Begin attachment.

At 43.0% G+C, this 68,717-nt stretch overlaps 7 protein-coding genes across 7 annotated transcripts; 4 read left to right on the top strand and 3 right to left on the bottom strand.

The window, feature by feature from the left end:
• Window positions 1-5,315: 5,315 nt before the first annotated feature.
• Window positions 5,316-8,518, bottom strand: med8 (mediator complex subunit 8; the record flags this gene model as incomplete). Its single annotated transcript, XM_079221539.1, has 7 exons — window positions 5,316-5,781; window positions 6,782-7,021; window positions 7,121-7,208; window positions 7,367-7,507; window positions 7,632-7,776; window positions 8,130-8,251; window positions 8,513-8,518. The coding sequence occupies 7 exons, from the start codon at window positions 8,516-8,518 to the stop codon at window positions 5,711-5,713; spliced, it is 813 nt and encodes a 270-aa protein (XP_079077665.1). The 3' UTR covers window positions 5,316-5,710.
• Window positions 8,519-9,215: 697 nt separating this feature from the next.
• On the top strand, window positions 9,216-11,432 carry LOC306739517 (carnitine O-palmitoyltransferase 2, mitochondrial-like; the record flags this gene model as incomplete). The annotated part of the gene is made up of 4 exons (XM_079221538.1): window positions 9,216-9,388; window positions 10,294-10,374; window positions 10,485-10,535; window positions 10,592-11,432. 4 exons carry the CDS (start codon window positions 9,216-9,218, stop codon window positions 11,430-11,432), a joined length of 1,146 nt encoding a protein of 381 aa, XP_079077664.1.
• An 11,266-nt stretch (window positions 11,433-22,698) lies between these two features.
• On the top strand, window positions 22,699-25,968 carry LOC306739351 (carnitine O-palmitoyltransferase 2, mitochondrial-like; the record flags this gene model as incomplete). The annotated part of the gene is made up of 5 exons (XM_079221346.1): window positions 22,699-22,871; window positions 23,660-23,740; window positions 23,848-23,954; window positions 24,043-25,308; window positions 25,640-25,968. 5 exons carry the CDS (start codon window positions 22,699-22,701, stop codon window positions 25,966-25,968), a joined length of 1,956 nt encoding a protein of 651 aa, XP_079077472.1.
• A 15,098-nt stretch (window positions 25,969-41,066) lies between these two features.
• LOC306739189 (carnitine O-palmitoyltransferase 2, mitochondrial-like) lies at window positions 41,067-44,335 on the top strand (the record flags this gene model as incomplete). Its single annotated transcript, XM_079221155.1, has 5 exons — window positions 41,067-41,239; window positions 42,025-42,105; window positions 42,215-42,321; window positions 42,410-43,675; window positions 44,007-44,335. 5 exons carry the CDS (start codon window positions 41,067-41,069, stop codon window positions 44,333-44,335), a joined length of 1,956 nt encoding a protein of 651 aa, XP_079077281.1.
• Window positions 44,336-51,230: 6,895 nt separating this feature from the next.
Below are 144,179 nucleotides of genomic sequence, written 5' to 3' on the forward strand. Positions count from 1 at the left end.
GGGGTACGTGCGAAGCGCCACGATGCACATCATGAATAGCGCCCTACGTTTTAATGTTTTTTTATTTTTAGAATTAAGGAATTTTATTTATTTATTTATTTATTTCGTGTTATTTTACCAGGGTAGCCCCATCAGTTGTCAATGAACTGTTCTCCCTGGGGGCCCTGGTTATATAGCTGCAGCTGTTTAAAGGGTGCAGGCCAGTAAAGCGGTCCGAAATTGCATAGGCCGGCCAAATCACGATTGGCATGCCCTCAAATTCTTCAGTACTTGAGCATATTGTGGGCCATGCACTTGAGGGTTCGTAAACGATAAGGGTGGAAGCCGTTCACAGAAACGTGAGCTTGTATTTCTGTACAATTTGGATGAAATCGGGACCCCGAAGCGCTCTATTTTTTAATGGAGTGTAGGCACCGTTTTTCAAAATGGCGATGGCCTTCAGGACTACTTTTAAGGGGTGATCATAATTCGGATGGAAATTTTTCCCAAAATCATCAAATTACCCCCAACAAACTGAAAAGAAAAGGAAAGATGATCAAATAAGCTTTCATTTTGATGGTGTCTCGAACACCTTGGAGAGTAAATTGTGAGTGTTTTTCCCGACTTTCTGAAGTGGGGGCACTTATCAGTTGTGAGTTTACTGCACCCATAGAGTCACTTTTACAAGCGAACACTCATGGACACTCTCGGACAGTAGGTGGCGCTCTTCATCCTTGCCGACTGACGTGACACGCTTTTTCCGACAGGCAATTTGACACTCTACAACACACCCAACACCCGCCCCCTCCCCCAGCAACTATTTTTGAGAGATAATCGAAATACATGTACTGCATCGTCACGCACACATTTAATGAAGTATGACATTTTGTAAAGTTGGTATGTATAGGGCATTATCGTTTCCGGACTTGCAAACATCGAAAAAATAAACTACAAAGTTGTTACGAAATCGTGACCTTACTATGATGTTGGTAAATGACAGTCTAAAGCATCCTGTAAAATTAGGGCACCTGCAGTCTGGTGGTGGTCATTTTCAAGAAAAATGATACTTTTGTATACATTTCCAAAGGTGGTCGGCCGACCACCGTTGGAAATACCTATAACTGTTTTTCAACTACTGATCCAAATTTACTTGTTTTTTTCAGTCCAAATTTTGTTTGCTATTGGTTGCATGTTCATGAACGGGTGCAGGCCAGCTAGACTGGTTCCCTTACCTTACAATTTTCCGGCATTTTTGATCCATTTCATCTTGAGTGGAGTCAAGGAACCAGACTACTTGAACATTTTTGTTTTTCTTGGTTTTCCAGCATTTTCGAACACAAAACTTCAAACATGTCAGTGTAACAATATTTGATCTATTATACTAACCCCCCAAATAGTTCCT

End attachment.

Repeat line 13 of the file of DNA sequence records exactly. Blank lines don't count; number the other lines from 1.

GGGGTACGTGCGAAGCGCCACGATGCACATCATGAATAGCGCCCTACGTTTTAATGTTTTTTTATTTTTAGAATTAAGGAATTTTATTTATTTATTTATTTATTTCGTGTTATTTTACCAGGGTAGCCCCATCAGTTGTCAATGAACTGTTCTCCCTGGGGGCCCTGGTTATATAGCTGCAGCTGTTTAAAGGGTGCAGGCCAGTAAAGCGGTCCGAAATTGCATAGGCCGGCCAAATCACGATTGGCATGCCCTCAAATTCTTCAGTACTTGAGCATATTGTGGGCCATGCACTTGAGGGTTCGTAAACGATAAGGGTGGAAGCCGTTCACAGAAACGTGAGCTTGTATTTCTGTACAATTTGGATGAAATCGGGACCCCGAAGCGCTCTATTTTTTAATGGAGTGTAGGCACCGTTTTTCAAAATGGCGATGGCCTTCAGGACTACTTTTAAGGGGTGATCATAATTCGGATGGAAATTTTTCCCAAAATCATCAAATTACCCCCAACAAACTGAAAAGAAAAGGAAAGATGATCAAATAAGCTTTCATTTTGATGGTGTCTCGAACACCTTGGAGAGTAAATTGTGAGTGTTTTTCCCGACTTTCTGAAGTGGGGGCACTTATCAGTTGTGAGTTTACTGCACCCATAGAGTCACTTTTACAAGCGAACACTCATGGACACTCTCGGACAGTAGGTGGCGCTCTTCATCCTTGCCGACTGACGTGACACGCTTTTTCCGACAGGCAATTTGACACTCTACAACACACCCAACACCCGCCCCCTCCCCCAGCAACTATTTTTGAGAGATAATCGAAATACATGTACTGCATCGTCACGCACACATTTAATGAAGTATGACATTTTGTAAAGTTGGTATGTATAGGGCATTATCGTTTCCGGACTTGCAAACATCGAAAAAATAAACTACAAAGTTGTTACGAAATCGTGACCTTACTATGATGTTGGTAAATGACAGTCTAAAGCATCCTGTAAAATTAGGGCACCTGCAGTCTGGTGGTGGTCATTTTCAAGAAAAATGATACTTTTGTATACATTTCCAAAGGTGGTCGGCCGACCACCGTTGGAAATACCTATAACTGTTTTTCAACTACTGATCCAAATTTACTTGTTTTTTTCAGTCCAAATTTTGTTTGCTATTGGTTGCATGTTCATGAACGGGTGCAGGCCAGCTAGACTGGTTCCCTTACCTTACAATTTTCCGGCATTTTTGATCCATTTCATCTTGAGTGGAGTCAAGGAACCAGACTACTTGAACATTTTTGTTTTTCTTGGTTTTCCAGCATTTTCGAACACAAAACTTCAAACATGTCAGTGTAACAATATTTGATCTATTATACTAACCCCCCAAATAGTTCCT